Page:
A €1.26m project examining food packaging coatings made from seaweed has been launched by several stakeholder groups across the supply chain.
The initiative, dubbed PlantPack, is funded through the European Commission’s Framework Programme 7. It aims to develop a barrier coating made from seaweed as an eco-friendly alternative to standard petroleum-based coatings.
Previous research has already raised the possibility of using seaweed for biopackaging.
The innovation would help packaging manufacturers and food processors avoid the financial instability inherent on relying on these more traditional coatings, costs for which fluctuate as oil prices see-saw.
“…The food packaging sector is searching for an alternative reliable and sustainable coating product,” states the EU Community Research and Development Information Service (CORDIS).
The food industry is still using many traditional petroleum-based coatings, which are derived from petrochemical waxes and polymers.
The proposed coating would cover packaging materials such as paper wraps, cartons and cardboard and would promote their recyclability, according to CORDIS.
“… Currently this is difficult, as petroleum-based coatings commonly used for this purpose reduce the compostability of paper.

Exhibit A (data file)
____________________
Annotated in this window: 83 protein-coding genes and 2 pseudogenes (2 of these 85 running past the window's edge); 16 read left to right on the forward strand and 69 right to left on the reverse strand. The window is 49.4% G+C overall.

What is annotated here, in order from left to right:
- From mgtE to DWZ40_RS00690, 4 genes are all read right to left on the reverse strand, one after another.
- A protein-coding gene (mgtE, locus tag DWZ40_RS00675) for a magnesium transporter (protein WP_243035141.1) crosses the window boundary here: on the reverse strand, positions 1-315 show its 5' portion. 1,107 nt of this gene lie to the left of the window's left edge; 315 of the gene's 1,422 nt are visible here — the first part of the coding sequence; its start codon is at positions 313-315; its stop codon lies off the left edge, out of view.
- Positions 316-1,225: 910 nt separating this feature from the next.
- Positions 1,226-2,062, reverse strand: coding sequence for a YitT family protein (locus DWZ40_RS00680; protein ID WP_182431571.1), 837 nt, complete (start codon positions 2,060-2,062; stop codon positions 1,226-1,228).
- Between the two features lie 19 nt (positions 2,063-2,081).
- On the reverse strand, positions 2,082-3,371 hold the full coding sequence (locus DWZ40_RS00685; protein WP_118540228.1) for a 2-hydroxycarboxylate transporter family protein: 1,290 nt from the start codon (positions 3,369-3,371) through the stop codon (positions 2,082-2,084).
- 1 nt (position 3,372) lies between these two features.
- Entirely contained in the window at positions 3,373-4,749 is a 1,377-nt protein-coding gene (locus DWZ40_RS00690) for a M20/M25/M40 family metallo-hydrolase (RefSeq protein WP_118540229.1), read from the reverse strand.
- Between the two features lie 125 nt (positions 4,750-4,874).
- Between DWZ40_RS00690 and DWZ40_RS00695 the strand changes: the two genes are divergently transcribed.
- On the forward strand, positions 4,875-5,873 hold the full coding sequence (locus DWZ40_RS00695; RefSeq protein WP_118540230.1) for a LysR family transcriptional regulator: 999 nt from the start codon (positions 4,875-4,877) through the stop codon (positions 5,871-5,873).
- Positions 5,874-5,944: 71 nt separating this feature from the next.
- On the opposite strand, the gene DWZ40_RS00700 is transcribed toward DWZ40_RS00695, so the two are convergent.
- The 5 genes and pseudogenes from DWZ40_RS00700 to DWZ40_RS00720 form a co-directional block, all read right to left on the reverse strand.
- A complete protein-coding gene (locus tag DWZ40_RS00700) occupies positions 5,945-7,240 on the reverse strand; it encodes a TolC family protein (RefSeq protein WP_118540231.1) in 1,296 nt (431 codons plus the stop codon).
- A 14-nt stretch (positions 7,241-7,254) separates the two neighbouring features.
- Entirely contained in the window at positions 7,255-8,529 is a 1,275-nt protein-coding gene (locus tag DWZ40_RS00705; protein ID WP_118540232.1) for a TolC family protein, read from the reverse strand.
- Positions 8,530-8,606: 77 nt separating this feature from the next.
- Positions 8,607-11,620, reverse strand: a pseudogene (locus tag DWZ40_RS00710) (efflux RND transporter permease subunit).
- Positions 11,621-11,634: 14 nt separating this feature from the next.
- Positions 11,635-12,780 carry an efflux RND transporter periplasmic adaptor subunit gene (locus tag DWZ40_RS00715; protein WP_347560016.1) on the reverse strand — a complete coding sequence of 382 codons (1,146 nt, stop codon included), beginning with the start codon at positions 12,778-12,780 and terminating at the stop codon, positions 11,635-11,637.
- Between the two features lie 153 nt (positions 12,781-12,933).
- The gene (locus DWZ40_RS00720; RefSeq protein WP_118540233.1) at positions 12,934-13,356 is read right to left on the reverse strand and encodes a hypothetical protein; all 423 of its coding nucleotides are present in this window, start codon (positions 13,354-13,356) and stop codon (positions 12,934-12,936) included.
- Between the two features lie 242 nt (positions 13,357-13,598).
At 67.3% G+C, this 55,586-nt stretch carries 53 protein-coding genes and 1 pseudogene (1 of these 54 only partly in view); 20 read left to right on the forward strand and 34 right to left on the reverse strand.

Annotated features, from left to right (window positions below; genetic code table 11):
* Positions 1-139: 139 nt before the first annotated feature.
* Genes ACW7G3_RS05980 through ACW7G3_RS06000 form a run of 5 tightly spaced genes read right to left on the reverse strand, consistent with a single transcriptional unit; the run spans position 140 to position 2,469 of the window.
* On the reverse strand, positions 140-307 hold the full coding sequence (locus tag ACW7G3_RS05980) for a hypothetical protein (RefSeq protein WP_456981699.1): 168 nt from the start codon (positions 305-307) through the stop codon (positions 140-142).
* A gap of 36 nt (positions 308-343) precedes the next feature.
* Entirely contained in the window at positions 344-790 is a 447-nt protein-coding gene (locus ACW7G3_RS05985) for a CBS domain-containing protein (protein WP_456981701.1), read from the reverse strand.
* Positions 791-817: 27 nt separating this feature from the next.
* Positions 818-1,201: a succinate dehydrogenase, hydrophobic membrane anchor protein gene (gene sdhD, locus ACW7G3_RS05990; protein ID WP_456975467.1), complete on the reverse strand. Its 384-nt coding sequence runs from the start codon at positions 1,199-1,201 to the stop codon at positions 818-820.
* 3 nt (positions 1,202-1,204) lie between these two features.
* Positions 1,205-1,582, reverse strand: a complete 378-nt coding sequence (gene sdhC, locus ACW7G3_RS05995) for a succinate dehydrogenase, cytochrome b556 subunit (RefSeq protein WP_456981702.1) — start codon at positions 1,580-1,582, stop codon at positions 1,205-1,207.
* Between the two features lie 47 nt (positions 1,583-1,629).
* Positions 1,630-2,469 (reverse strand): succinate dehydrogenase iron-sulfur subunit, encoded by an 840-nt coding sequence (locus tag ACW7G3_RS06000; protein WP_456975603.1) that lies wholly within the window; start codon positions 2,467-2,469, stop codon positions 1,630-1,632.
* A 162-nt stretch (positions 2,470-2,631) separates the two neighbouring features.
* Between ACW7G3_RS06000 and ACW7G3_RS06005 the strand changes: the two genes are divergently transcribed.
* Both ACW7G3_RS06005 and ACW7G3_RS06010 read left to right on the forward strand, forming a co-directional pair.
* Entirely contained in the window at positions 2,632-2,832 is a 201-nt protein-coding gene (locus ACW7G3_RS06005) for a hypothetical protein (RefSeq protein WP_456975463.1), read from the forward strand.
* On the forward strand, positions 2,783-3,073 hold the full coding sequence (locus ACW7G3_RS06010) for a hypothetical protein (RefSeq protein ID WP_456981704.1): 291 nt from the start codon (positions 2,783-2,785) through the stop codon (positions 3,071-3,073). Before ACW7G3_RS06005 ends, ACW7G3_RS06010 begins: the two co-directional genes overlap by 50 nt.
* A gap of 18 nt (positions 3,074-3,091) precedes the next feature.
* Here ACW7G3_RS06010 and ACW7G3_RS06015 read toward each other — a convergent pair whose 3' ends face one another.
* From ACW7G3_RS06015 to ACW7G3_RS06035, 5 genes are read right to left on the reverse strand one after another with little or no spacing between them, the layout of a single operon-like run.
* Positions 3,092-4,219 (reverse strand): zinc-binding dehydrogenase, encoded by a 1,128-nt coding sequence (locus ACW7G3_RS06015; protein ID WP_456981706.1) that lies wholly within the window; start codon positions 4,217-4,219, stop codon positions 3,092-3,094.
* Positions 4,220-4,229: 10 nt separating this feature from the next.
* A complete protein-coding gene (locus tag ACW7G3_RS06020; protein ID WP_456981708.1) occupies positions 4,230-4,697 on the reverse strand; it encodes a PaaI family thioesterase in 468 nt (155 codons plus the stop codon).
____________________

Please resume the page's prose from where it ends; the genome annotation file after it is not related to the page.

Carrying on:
“Our proposed research project, PlantPack, will aim to develop a sustainable, eco-friendly food packaging coating product made from seaweed extracts and starch, which will be applied to paper and cardboard in the form of a spray.”
The project began at the start of this year and is scheduled for completion at the end of October 2014. The total cost is estimated to be €1,258,826.
Too early to say more
The UK’s Paint Research Association is coordinating it. However, the organisation refused to comment to FoodProductionDaily about the venture, claiming it was too early to say more.
Participants include Mantrose UK, which specialises in edible coatings and specialty products for the pharmaceutical, confectionery, agricultural, food and industrial industries.
Alexir Packaging, another UK firm, is also involved, as are Spain’s Instituto Technologico Delembalaje Transporte Y Logistica and Seaweed Canarias.
In addition, Turkey’s Altin Gida, which makes red and white meat products, and Poland’s packaging firm Yanko are taking part.